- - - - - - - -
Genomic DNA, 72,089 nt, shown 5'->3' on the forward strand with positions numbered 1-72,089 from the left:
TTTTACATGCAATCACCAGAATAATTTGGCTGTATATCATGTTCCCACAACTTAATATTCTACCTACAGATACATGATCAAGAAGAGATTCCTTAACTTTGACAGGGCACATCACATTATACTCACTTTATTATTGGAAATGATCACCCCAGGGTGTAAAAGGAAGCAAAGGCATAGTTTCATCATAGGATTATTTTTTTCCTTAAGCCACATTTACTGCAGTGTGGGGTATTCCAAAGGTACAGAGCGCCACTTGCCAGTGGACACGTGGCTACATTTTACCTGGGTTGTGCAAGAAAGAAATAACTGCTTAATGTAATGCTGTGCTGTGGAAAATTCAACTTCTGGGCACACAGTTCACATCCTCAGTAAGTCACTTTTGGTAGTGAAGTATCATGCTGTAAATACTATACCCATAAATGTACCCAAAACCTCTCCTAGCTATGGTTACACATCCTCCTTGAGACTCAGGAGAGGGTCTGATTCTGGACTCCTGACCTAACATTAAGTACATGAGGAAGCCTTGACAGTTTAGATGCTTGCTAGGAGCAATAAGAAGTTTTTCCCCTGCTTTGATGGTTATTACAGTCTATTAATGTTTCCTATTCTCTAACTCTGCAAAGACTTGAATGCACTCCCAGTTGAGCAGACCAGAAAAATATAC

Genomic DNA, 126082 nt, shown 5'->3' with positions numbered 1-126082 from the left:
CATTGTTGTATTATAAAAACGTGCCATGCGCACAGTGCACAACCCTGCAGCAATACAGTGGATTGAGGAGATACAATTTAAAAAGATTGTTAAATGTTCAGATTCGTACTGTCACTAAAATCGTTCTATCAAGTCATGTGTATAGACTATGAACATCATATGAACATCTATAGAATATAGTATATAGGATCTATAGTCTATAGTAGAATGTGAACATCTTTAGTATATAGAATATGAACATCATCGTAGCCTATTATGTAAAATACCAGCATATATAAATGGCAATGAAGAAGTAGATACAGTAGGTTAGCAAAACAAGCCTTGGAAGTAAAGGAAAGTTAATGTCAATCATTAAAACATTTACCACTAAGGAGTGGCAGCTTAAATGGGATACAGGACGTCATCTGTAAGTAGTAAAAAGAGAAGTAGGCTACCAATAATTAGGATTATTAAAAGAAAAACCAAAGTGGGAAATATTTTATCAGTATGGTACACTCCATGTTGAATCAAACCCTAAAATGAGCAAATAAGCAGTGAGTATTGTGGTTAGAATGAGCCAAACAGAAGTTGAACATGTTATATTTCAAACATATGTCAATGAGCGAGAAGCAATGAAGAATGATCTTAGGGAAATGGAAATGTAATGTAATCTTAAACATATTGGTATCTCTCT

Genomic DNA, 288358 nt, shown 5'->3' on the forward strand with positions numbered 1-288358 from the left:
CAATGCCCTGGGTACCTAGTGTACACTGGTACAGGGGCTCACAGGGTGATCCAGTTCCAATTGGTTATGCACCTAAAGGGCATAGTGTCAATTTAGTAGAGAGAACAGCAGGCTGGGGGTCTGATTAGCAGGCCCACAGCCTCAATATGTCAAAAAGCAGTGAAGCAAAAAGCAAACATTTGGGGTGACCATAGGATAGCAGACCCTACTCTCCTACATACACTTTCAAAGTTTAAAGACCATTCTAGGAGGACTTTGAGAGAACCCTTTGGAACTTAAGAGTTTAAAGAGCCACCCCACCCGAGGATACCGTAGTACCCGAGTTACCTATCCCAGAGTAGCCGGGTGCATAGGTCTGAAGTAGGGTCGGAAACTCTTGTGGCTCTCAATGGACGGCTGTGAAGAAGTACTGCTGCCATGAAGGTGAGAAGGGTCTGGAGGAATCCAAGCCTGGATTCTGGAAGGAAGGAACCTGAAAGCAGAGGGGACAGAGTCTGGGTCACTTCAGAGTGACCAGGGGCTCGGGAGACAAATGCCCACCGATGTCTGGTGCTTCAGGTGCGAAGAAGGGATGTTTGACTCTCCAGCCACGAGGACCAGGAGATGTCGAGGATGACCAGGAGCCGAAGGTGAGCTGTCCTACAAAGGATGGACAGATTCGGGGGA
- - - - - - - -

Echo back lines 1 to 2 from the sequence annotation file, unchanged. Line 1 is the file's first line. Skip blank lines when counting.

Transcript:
Genomic DNA, 72,089 nt, shown 5'->3' on the forward strand with positions numbered 1-72,089 from the left:
TTTTACATGCAATCACCAGAATAATTTGGCTGTATATCATGTTCCCACAACTTAATATTCTACCTACAGATACATGATCAAGAAGAGATTCCTTAACTTTGACAGGGCACATCACATTATACTCACTTTATTATTGGAAATGATCACCCCAGGGTGTAAAAGGAAGCAAAGGCATAGTTTCATCATAGGATTATTTTTTTCCTTAAGCCACATTTACTGCAGTGTGGGGTATTCCAAAGGTACAGAGCGCCACTTGCCAGTGGACACGTGGCTACATTTTACCTGGGTTGTGCAAGAAAGAAATAACTGCTTAATGTAATGCTGTGCTGTGGAAAATTCAACTTCTGGGCACACAGTTCACATCCTCAGTAAGTCACTTTTGGTAGTGAAGTATCATGCTGTAAATACTATACCCATAAATGTACCCAAAACCTCTCCTAGCTATGGTTACACATCCTCCTTGAGACTCAGGAGAGGGTCTGATTCTGGACTCCTGACCTAACATTAAGTACATGAGGAAGCCTTGACAGTTTAGATGCTTGCTAGGAGCAATAAGAAGTTTTTCCCCTGCTTTGATGGTTATTACAGTCTATTAATGTTTCCTATTCTCTAACTCTGCAAAGACTTGAATGCACTCCCAGTTGAGCAGACCAGAAAAATATAC